An Anarchist Economy

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How an anarchist economy would work... Many people say that oh it wouldn't work, but with a true, non state-enforced education, you can see that it could.

Transcript of An Anarchist Economy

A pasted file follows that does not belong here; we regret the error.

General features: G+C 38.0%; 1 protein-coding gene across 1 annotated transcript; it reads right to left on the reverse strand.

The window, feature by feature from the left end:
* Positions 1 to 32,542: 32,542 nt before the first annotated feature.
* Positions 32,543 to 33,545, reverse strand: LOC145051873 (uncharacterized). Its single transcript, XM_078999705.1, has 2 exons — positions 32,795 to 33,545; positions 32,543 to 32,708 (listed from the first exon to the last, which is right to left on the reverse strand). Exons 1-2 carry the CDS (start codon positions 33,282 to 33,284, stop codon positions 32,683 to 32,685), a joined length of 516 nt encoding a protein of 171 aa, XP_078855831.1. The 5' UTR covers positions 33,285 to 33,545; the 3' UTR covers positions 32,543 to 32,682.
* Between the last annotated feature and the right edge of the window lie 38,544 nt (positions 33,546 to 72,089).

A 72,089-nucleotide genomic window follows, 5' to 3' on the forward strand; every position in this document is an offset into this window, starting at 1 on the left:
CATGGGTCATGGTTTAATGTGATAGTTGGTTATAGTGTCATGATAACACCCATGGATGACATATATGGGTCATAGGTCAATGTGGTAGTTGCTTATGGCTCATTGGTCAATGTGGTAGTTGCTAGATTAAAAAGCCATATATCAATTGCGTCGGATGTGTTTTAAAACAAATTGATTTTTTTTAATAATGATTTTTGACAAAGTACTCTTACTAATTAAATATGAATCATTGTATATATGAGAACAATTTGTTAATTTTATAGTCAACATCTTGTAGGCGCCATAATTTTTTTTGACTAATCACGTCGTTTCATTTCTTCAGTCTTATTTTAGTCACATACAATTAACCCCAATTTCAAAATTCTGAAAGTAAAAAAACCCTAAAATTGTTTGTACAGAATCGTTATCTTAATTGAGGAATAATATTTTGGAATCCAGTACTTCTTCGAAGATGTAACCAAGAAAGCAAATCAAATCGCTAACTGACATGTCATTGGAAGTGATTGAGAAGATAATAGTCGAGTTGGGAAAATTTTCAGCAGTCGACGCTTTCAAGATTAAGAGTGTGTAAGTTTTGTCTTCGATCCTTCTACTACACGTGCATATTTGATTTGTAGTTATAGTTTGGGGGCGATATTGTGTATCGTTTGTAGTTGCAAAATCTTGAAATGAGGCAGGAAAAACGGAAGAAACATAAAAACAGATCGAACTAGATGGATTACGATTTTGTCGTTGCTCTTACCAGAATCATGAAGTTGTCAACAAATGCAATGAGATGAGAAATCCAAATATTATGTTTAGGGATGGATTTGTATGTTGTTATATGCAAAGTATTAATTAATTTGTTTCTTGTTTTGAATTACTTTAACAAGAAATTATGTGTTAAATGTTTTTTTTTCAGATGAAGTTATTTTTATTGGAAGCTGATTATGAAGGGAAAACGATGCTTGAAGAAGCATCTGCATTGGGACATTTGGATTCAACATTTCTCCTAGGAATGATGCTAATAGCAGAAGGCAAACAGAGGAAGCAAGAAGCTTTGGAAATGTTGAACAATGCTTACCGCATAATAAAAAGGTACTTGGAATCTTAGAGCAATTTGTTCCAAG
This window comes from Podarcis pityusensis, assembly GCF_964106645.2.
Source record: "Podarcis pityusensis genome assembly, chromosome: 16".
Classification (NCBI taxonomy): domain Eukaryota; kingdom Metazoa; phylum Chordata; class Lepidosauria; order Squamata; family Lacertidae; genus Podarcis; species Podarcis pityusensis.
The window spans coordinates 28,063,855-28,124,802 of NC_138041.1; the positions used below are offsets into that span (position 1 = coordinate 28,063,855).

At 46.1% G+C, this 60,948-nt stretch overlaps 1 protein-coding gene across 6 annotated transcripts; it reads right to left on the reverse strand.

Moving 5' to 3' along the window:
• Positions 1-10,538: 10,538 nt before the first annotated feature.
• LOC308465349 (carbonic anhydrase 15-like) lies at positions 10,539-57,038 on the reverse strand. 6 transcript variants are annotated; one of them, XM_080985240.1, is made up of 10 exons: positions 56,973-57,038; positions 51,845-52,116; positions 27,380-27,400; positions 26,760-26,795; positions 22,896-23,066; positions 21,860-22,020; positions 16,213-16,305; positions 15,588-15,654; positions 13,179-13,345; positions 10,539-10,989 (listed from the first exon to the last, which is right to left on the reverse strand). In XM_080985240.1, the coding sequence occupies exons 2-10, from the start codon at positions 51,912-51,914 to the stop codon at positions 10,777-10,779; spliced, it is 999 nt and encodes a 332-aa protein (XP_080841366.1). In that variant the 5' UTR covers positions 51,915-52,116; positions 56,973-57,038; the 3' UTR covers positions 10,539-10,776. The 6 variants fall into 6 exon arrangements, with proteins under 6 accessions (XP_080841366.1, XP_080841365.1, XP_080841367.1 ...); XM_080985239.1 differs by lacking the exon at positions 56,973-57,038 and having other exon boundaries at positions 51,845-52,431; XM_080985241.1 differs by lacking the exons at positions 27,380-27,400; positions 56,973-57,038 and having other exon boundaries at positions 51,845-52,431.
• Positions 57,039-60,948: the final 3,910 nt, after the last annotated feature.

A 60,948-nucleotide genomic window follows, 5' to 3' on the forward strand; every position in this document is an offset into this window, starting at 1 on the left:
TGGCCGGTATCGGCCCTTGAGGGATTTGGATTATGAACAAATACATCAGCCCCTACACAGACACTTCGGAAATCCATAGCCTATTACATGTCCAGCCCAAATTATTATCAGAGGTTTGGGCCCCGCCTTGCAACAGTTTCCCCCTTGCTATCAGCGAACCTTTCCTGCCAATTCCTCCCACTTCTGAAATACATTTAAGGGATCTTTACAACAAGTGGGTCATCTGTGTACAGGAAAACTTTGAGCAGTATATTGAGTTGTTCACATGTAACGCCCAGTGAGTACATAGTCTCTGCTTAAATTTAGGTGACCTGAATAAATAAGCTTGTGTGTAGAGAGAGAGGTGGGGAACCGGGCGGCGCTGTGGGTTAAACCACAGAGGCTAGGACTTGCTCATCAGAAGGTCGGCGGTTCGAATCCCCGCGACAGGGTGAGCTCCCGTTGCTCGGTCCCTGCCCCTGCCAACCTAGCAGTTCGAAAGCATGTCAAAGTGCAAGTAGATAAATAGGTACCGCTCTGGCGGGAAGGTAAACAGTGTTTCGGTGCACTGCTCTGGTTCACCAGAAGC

I.1.3 What is wrong with markets anyway?A lot. Markets soon result in what are termed"market forces,"impersonal forces which ensure that the people in the economy do what is required of them in order for the economy to function. The market system, in capitalist apologetics, is presented to appear as a regime of freedom where no one forces anyone to do anything, where we "freely" exchange with others as we see fit. However, the facts of the matter are somewhat different, since the market often ensures that people act in waysoppositeto what they desire or forces them to accept "free agreements" which they may not actually desire. Wage labour is the most obvious example of this, for, as we indicated insection B.4, most people have little option but to agree to work for others.We must stress here that not all anarchists are opposed to the market. Individualist anarchists favour it while Proudhon wanted to modify it while retaining competition. For many, the market equals capitalism but this is not the case as it ignores the fundamental issue of (economic) class, namely who owns the means of production. Capitalism is unique in that it is based on wage labour, i.e. a market for labour as workers do not own their own means of production and have to sell themselves to those who do. Thus it is entirely possible for a market to exist within a society and for that societynotto be capitalist. For example, a society of independent artisans and peasants selling their product on the market would not be capitalist as workers would own and control their means of production. Similarly, Proudhon's competitive system of self-managed co-operatives and mutual banks would be non-capitalist (and socialist) for the same reason. Anarchists object to capitalism due to the quality of the social relationships it generates between people (i.e. it generates authoritarian ones). If these relationships are eliminated then the kinds of ownership which do so are anarchistic. Thus the issue of ownership matters only in-so-far it generates relationships of the desired kind (i.e. those based on liberty, equality and solidarity). To concentrate purely on "markets" or "property" means to ignore social relationships and the key aspect of capitalism, namely wage labour. That right-wingers do this is understandable (to hide the authoritarian core of capitalism) but why (libertarian or other) socialists should do so is less clear.In this section of the FAQ we discuss anarchist objections to the marketas suchrather than the capitalist market. The workings of the market do have problems with them which are independent of, or made worse by, the existence of wage-labour. It is these problems which make most anarchists hostile to the market and so desire a (libertarian) communist society. So, even if we assume a mutualist (a libertarian market-socialist) system of competing self-managed workplaces, then communist anarchists would argue that market forces would soon result in many irrationalities occurring.Most obviously, operating in a market means submitting to the profit criterion. This means that however much workers might want to employ social criteria in their decision making, they cannot. To ignore profitability would cause their firm to go bankrupt. Markets, therefore, create conditions that compel producers to decide things which are not be in their, or others, interest, such as introducing deskilling or polluting technology, working longer hours, and so on, in order to survive on the market. For example, a self-managed workplace will be more likely to invest in safe equipment and working practices, this would still be dependent on finding the money to do so and may still increase the price of their finished product. So we could point to the numerous industrial deaths and accidents which are due to market forces making it unprofitable to introduce adequate safety equipment or working conditions, (conservative estimates for industrial deaths in the USA are between 14,000 and 25,000 per year plus over 2 million disabled), or to increased pollution and stress levels which shorten life spans.This tendency for self-managed firms to adjust to market forces by increasing hours, working more intensely, allocating resources to accumulating equipment rather than leisure time or consumption can be seen in co-operatives under capitalism. While lacking bosses may reduce this tendency in a post-capitalist economy, it will not eliminate it. This is why many socialists, including anarchists, call the way markets force unwilling members of co-operatives to make such unpleasant decisions a form of "self-exploitation" (although this is somewhat misleading, as there no exploitation in the capitalist sense of owners appropriating unpaid labour). For communist-anarchists, a market system of co-operatives"has serious limitations"as"a collective enterprise is not necessarily a commune -- nor is it necessarily communistic in its outlook."This is because it can end up"competing with like concerns for resources, customers, privileges, and even profits"as they"become a particularistic interest"and"are subjected to the same social pressures by the market in which they must function."This"tends increasingly to encroach on their higher ethical goals -- generally, in the name of 'efficiency', and the need to 'grow' if they are to survive, and the overwhelming temptation to acquire larger earnings."[Murray Bookchin,Remaking Society, pp. 193-4]Similarly, a market of self-managed firms would still suffer from booms and slumps as the co-operatives response to changes in prices would still result in over-production (seesection C.7.2) and over-investment (seesection C.7.3). While the lack of non-labour income would help reduce the severity of the business cycle, it seems unlikely to eliminate it totally. Equally, many of the problems of market-increased uncertainty and the destabilising aspects of price signals discussed insection I.1.5are just as applicable to all markets, including post-capitalist ones.This is related to the issue of the"tyranny of small decisions"we highlighted insection B.6. This suggests that the aggregate effect of individual decisions produces social circumstances which are irrational and against the interests of those subject to them. This is the case with markets, where competition results in economic pressures which force its participants to act in certain ways, ways they would prefer not to do but, as isolated individuals or workplaces, end up doing due to market forces. In markets, it is rational for people try to buy cheap and sell dear. Each tries to maximise their income by either minimising their costs or maximising their prices, not because they particularly want to but because they need to as taking into account other priorities is difficult as there is no means of finding them out and deeply inadvisable as it is competitively suicidal as it places burdens on firms which their competitors need not face.As we noted insection E.3, markets tend to reward those who act in anti-social ways and externalise costs (in terms of pollution and so on). In a market economy, it is impossible to determine whether a low cost reflects actual efficiency or a willingness to externalise, i.e., impose costs on others. Markets rarely internalise external costs. Two economic agents who strike a market-rational bargain between themselves need not consider the consequences of their bargain for other people outside their bargain, nor the consequences for the earth. In reality, then, market exchanges are never bilateral agreements as their effects impact on the wider society (in terms of, say, pollution, inequality and so on). This awkward fact is ignored in the market. As the left-wing economist Joan Robinson put it:"In what industry, in what line of business, are the true social costs of the activity registered in its accounts? Where is the pricing system that offers the consumer a fair choice between air to breath and motor cars to drive about in?"[Contribution to Modern Economics, p. 10]While, to be fair, there will be a reduced likelihood for a workplace of self-employed workers to pollute their own neighbourhoods in a free society, the competitive pressures and rewards would still be there and it seems unlikely that they will be ignored, particularly if survival on the market is at stake so communist-anarchists fear that while not having bosses, capitalists and landlords would mitigate some of the irrationalities associated with markets under capitalism, it will not totally remove them. While the market may be free, people would not be.Even if we assume that self-managed firms resist the temptations and pressures of the market, any market system is also marked by a continuing need to expand production and consumption. In terms of environmental impact, a self-managed firm must still make profits in order to survive and so the economy must grow. As such, every market system will tend to expand into an environment which is of fixed size. As well as placing pressure on the planet's ecology, this need to grow impacts on human activity as it also means that market forces ensure that work continually has to expand. Competition means that we can never take it easy, for as Max Stirner argued,"[r]estless acquisition does not let us take breath, take a calmenjoyment. We do not get the comfort of our possessions . . . Hence it is at any rate helpful that we come to an agreement abouthumanlabours that they may not, as under competition, claim all our time and toil."[The Ego and Its Own, p. 268] Value needs to be created, and that can only be done by labour and so even a non-capitalist market system will see work dominate people's lives. Thus the need to survive on the market can impact on broader (non-monetary) measures of welfare, with quality of life falling as a higher GDP is created as the result of longer working hours with fewer holidays. Such a regime may, perhaps, be good fo